March 11 is World Plumbing Day! A special occasion to high-five all the plumbers you know, and recognise the plumbing industry for keeping people safe with clean water. The event was started in 2010 by the World Plumbing Council as a way of focusing on plumbing’s contribution to sustainable, healthy housing and cities—both in the western world and developing countries.

To celebrate, we thought we’d take a look at plumbing in Australia, the perks of the job and the industry’s (sometimes) surprising history.

Plumbing the suburbs


It’s a little-known fact that many homes in the outer suburbs of Sydney, Brisbane and New South Wales lacked indoor toilets until the late 1960s. It seems unbelievable now, but in the middle of that decade, 45 per cent of Australians lived in houses without a connection to the sewerage system.

In 1967 Gough Whitlam won the federal seat of Werriwa in western Sydney, and started championing the needs of people in outer suburbs. First item of business: sewerage connections and indoor toilets.  In later years, former New South Wales premier Neville Wran remembered: “It was said of Caesar that he found Rome brick, and left it marble. It will be said of Gough Whitlam that he found the outer suburbs of Sydney, Melbourne and Brisbane un-sewered, and left them fully flushed.” Thanks, Gough!

One of Australia’s most-wanted jobs


There are 92,200 plumbers working in Australia today. They work a 40-hour week, and earn good money. On average (depending on skill level), plumbers take home $1,002 gross weekly income.

In 2014, the Midyear Economic and Fiscal Outlook report showed that 1 million Australians were in the process of changing jobs, and that plumbing was one of the most-wanted new careers. It’s easy to see why: plumbers earn great pay and there’s still lots of work available. At the time, Plumbing Trades Employees Union boss Paddy McCrudden said, “If you are unemployed as a plumber in Australia there must be something wrong; you’ve either got a bad work ethic or are charging too much. There is always work out there for a plumber.”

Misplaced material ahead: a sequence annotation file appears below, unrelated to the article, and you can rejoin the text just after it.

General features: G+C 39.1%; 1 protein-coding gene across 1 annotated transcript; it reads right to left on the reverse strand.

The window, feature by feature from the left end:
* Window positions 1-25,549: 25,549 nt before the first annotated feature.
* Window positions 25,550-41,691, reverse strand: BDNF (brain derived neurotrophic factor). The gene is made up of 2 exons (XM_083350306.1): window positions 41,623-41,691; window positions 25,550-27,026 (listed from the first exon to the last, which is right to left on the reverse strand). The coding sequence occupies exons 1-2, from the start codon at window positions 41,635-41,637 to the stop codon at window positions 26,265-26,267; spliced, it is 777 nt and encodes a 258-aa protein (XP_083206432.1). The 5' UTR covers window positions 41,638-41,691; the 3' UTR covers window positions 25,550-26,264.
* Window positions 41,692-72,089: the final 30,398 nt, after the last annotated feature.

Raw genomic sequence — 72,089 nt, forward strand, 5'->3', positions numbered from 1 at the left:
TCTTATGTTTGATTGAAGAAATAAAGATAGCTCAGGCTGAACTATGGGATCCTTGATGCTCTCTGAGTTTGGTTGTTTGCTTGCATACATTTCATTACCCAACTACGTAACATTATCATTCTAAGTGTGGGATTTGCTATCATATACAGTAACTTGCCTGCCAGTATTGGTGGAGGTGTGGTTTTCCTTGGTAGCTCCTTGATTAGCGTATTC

Recently, a report commissioned by the South Australian government showed that plumbing is one of the most high-priority skills among employers in the state. The only trade skill that pipped it was bricklaying.

21st century problems


If you know a plumber, you’ve probably heard them say ‘don’t flush baby wipes’. But unfortunately most Aussie’s haven’t caught on to this important message. A quick search of the hashtag #KeepWipesOutOfPipes reveals the effect of thousands of wet wipes entering our sewer systems each day. They’re called ‘fatbergs’: congealed lumps of fat, wet wipes and similar items that don’t break down like toilet paper.

Not too long ago, a one-tonne cluster blew out a pumping station near Lake Macquarie. The Sydney Morning Herald reported: “Three-quarters of the one-tonne cluster of sewage and wet wipes was removed with specialised equipment from the station at Eleebana. But the rest, 300 kilograms, was removed by hand, one bucket at a time, according to Hunter Water Corporation spokesman Nick Kaiser.”

The good news? Fatbergs have been identified as a potential fuel source.  Well, that’s something.

Grants for Australian plumbers

Both Reece and Rheem recognise achievements by Australian plumbers through their annual grants programs.

Rheem’s Apprentice Plumber Grants are designed to “reward dedicated future plumbers of all kinds.” These have been awarded to 25 apprentices since the grants were launched, including former shearer Julyan Sumner from Western Australia, who started his apprenticeship at 64 years of age!

The Reece Grant aims to help overseas communities in need by improving water supply and sanitation. Last year, three Australian plumbers were awarded a total of $25,000 to work on water projects in India, East Timor and the Phillipines. You can read more about their travels here.

Interested in a plumbing qualification?


If you want to run your own jobs, start your own company or get licensed across more plumbing classes, we’ve got a few exciting updates for prospective students in our CPC40912 Certificate IV in Plumbing and Services.

Visit our course page to register your interest or give us a call on 1300 LEGEND.